Jamestown Thanksgiving Dinner serves a record number of meals
The annual Thanksgiving Dinner at Concordia Lutheran Church served its capacity of 742 people Thursday.
The annual Thanksgiving dinner at Concordia Lutheran Church may have looked different than previous years but the volunteers came through with the traditional turkey and all the trimmings for the residents of Jamestown Thursday.
"Just because we are not serving inside, doesn't mean we can't serve outside," said Amy Neustel, one of the organizers of the meal.
Before they were done serving, a new record number of meals had been distributed, Neustel said.
In most years, the meal was served in the fellowship hall of Concordia Lutheran Church along with meals picked up or delivered. Last year, 2020, the meal was cancelled due to the coronavirus pandemic.
This year, dispensing the meals was a drive-through process for people picking up meals, and delivered to people who had called in requesting meals. There was no dining in the church out of concern with the coronavirus.
Putting the meals together took a group of 12 to 13 volunteers who worked as a well-oiled machine, according to Nayva Mulder, deaconess of Concordia Lutheran Church.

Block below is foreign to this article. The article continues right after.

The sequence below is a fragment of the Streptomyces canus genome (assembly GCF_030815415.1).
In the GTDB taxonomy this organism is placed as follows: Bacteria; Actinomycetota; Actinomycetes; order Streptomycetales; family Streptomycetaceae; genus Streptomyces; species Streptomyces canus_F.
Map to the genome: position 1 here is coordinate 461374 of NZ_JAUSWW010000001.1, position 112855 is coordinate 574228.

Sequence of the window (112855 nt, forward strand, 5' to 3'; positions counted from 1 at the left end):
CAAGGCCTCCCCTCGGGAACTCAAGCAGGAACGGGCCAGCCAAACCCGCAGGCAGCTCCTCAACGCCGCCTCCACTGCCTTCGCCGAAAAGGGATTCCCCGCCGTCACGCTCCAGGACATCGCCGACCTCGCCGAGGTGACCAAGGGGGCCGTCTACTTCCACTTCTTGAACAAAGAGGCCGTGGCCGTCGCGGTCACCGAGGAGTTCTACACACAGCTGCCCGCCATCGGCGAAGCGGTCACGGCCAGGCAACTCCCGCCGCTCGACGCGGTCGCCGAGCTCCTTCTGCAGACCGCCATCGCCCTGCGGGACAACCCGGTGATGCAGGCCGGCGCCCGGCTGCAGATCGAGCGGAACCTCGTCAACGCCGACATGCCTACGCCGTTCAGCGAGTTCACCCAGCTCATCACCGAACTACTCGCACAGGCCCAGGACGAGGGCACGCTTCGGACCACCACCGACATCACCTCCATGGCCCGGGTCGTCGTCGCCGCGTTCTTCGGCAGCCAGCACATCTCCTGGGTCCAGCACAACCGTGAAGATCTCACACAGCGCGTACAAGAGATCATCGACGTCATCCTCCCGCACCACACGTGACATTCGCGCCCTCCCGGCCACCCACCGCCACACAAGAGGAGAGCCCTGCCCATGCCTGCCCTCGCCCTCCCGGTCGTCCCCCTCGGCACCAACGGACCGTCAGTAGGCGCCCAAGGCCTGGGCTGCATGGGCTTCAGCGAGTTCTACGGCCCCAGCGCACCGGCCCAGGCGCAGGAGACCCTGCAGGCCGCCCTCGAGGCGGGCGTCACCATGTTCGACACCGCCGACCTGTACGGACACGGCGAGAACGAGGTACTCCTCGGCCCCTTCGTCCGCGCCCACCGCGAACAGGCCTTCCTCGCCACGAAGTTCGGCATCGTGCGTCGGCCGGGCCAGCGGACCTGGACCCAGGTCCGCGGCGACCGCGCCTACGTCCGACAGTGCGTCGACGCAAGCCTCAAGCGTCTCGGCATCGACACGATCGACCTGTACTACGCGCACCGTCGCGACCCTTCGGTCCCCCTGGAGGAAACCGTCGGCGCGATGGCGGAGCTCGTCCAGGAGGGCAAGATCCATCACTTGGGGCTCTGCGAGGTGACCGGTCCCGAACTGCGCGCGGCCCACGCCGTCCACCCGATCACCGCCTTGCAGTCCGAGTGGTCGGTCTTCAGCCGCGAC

Mulder was adding the cranberry sauce to the estimated 400 meal boxes being prepared for the drive-through service.
For those wondering, the proper order for filling a Thanksgiving meal box calls for the turkey to be added first followed by, in order, dressing, mashed potatoes, gravy and corn before the box was handed off to another table for cranberry sauce and pumpkin bars.
The boxes were then handed from person to person up the stairs to the door of the church adjacent to the alley where the meals were distributed to a steady stream of cars waiting for their Thanksgiving meal.
For some, the meal at Concordia Lutheran Church was a long-term Thanksgiving tradition.
"This is the greatest thing they can do for the community," said Greg Lee.. "I have been alone for four or five years and it was nice to get together and talk."
Lee add that he missed the companionship of eating with others.
"The kids are all gone," said Jackie Truax, a first-time visitor to the Thanksgiving dinner. "No use for me to cook a big meal."
Others thanked the organizers and volunteers that made the meal possible.
"I just want to say thanks," said Lynnette Krideman when asked her thoughts on the meal.
Organizers increased the amount of food prepared to a planned 700 servings. Previous years, preparations had been made for about 650 meals.
The volunteers surpassed those plans and actually served up 742 meals exceeding the number of meals served in any other year.
Volunteers delivered 318 meals with 424 meals picked up by the public.
"It is going OK," said Sue Corwin, one of the meal organizers. "Different but OK."
Corwin said she was sure people were missing the chance for fellowship by dining at the church.
"We hope to return to more normal next year," she said.